The White House said Tuesday it would “look into” an incident earlier in the day where the Environmental Protection Agency (EPA) barred reporters from entering an agency hearing.
“Certainly we’ll look into the matter. I know EPA has put out a statement, at this point I’d refer you to them as we look into the incident,” White House press secretary Sarah Huckabee Sanders said during Tuesday's press briefing.
"I can’t speak to a situation I don’t have a lot of visibility into," she added.
Sanders was pressed later in the briefing on whether she felt it would ever be acceptable to physically turn away reporters, as the EPA did to one journalist.
“I’m not going to weigh into random hypotheticals that may or may not exist,” she said. “I don’t know any information about this specific incident. You’re asking me to speak to blanket possibilities, which I’m not going to do.”
Sarah Sanders after being asked about forcibly removing reporters: "I'm not going to weigh into random hypotheticals that may or may not exist" pic.twitter.com/VeyEz3yQvq— Washington Examiner (@dcexaminer) May 22, 2018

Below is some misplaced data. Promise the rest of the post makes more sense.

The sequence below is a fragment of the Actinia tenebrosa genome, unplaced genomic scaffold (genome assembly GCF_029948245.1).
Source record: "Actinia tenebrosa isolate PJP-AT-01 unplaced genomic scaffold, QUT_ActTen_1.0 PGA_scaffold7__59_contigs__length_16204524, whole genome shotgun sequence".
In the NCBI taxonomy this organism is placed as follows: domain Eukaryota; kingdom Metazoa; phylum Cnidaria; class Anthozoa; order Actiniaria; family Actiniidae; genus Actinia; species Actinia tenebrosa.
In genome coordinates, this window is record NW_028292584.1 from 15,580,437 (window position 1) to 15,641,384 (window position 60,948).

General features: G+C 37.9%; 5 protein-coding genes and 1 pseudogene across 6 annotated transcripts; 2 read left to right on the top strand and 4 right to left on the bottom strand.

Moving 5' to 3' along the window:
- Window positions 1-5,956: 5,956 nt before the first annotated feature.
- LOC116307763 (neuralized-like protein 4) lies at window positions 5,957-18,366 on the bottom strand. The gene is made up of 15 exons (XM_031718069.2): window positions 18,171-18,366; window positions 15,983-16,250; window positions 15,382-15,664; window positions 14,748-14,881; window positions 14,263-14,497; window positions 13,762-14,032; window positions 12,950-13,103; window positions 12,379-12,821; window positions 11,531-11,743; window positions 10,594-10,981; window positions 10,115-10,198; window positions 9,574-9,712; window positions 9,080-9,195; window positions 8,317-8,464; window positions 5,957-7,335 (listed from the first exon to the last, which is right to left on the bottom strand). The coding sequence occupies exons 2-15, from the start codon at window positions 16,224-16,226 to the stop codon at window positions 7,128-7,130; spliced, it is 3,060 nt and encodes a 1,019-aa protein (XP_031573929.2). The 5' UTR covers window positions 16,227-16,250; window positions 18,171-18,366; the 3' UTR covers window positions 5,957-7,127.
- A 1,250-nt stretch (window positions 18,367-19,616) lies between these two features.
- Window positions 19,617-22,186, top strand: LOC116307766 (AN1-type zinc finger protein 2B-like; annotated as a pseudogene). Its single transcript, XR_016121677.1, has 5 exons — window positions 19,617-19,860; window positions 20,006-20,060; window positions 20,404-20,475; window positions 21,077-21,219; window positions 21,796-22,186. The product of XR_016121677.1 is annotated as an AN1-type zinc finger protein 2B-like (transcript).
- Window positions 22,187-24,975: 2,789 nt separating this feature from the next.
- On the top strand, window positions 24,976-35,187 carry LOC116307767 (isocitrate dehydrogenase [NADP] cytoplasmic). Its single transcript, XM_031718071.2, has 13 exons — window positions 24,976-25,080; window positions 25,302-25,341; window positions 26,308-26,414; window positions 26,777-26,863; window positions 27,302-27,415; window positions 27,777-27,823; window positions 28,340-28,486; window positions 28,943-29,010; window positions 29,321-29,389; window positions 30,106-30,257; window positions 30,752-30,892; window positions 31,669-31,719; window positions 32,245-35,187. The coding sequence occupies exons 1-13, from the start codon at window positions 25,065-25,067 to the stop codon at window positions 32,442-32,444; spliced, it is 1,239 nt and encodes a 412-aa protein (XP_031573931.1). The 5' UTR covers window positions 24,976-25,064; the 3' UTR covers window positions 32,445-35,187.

The EPA sparked an outcry earlier Tuesday after it blocked reporters from certain media outlets from entering a hearing on chemicals linked to cancer.
While a handful of reporters, including one from The Hill, were allowed inside, journalists from CNN, E&E News and The Associated Press all tweeted that they were told they could not enter the event.
The AP later reported that guards blocked their reporter from the entrance and grabbed the reporter by her shoulders to remove her from the building after she asked to speak to an EPA public affairs spokesperson.
The decision sparked a furor, and the EPA eventually allowed all reporters to cover the second half of the summit.
The Trump administration has faced criticism for its treatment of the press, which the president often deems "fake news." Sanders has said the administration is committed to a free press, despite suggestions from Trump that reporters lose their credentials for publishing negative reports.